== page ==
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October 3, 2015 | 20th Tishrei 5776

Reflections at 60 V

Galilee Diary #396, June 29, 2008

Marc J. Rosenstein

The unique characteristic of the Jewish people is expressed in the very difficulty of defining just what the Jewish people is. On the one hand, if the Jews are an ethnic group bound by a common culture, then Jewish religion is secondary, and as there can be Jewish and Moslem and Christian Englishmen, so there would be Jewish and Moslem and Christian Jews. But this is clearly absurd. On the other hand, if Judaism is a religion, then how can it be that Jewishness is transmitted from mother to child genetically – and how can there be Jews who are considered by themselves and others as Jews despite their total rejection of any spiritual or value content to their Judaism? It seems that our twofold formative historical experience – of a physical group experience (slavery and the redemption therefrom) and a spiritual experience (Mt. Sinai) created a complex identity that is both national/ethnic and religious, Note that there is no naturalization process to join the Jewish people – just religious conversion, even for those who reject religion.

What Zionism seeks to restore is the life lived in harmony between the two poles of our identity. Once, in our ideal past, the Jews were the people who lived in the Jewish state and participated – as joyful believers – in the official religion of that state, with its three annual pilgrimages to Jerusalem, its elaborate sacrificial ritual and priestly bureaucracy, its fasts and feasts, its tithes and taboos. And as descendants of a band of brothers, the children of Jacob/Israel, we were one family, united by bonds of blood, belief, historical experience, and geography. We were one. Perhaps that is the salient aspect of our past that the modern state of Israel seeks to reconstruct – the return to a time when the various components of our identity were integrated, when we did not have to have agonizing discussions over who and what is a Jew, because it was intuitively obvious to the most casual observer. Though our sources – and we ourselves – have always told ourselves that we are "a people that dwells apart," nevertheless, there is a powerful strand in Zionism and modern Israeli culture that sought and seeks "normalization," escape from complexes and dilemmas, a life of simplicity, an identity that doesn't require constant maintenance.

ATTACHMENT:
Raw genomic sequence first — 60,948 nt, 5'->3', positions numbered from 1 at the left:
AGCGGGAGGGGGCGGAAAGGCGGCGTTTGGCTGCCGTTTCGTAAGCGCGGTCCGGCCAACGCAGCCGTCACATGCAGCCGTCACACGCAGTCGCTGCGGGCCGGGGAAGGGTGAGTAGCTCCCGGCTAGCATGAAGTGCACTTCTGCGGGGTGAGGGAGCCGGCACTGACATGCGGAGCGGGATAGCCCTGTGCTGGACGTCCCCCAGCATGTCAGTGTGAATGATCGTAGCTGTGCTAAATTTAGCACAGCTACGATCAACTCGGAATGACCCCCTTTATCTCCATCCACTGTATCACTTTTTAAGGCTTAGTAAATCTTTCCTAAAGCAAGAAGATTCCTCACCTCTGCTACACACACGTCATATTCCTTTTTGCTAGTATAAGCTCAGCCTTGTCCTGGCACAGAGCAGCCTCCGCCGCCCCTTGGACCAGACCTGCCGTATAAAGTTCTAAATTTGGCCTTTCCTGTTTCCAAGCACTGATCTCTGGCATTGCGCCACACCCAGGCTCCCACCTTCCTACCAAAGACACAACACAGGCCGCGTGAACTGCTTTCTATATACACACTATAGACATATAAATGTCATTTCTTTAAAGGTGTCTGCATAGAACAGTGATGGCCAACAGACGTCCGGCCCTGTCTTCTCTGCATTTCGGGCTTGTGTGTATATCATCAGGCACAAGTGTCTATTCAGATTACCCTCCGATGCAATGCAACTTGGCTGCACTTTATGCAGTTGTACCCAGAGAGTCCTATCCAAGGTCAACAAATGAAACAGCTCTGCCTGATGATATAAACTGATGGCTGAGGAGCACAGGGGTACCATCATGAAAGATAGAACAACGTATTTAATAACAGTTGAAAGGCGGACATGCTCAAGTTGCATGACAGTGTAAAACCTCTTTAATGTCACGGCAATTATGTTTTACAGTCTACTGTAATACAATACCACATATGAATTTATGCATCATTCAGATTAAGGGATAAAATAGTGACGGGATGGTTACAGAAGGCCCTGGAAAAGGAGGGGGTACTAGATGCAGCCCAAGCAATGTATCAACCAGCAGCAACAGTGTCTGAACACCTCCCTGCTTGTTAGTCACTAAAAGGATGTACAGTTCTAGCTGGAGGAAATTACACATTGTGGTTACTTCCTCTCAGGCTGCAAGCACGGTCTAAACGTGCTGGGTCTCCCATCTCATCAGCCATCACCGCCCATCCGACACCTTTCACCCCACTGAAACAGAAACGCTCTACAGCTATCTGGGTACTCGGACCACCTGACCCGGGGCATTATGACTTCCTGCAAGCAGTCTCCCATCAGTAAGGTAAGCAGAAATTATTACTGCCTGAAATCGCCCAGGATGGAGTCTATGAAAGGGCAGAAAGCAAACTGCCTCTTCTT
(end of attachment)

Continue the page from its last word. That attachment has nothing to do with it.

It turns out that the reality described in the Bible does not indicate that the good old days were much better than the present:

· Our normal, harmonious peasant ancestors seem to have spent a lot of time and energy on internecine conflicts – see for example Judges 12 and 19-20, and the split of David's kingdom after only two generations (I Kings 12);

· The Temple might have been impressive, but the prophets' constant reproofs suggest that even when we were independent in our land and the Temple cult was thriving, the temptation of other religions was a significant factor in our cultural and religious life;

· And then of the course there's the fact the Diaspora has existed since even before we built the First Temple – when the tribes of Reuben, Gad, and half of Manasseh got permission to settle permanently outside of Eretz Yisrael before we even got there (Numbers 31).

So it seems that "We Were One" is still another myth – another attempt to set up an idealized past as a model for life in our new state. We apparently were no more "One" - in our national unity, our faith, even our commitment to the land itself in ancient Israel than we are today.

Restoring the glorious past is a seductive notion, but maybe it is really a sort of cop-out. The challenge is building a new state based on our historical experience, not deluding ourselves that we can return to a mythical past, but envisioning a state that creatively applies the values of our tradition to the wholly new reality of today.

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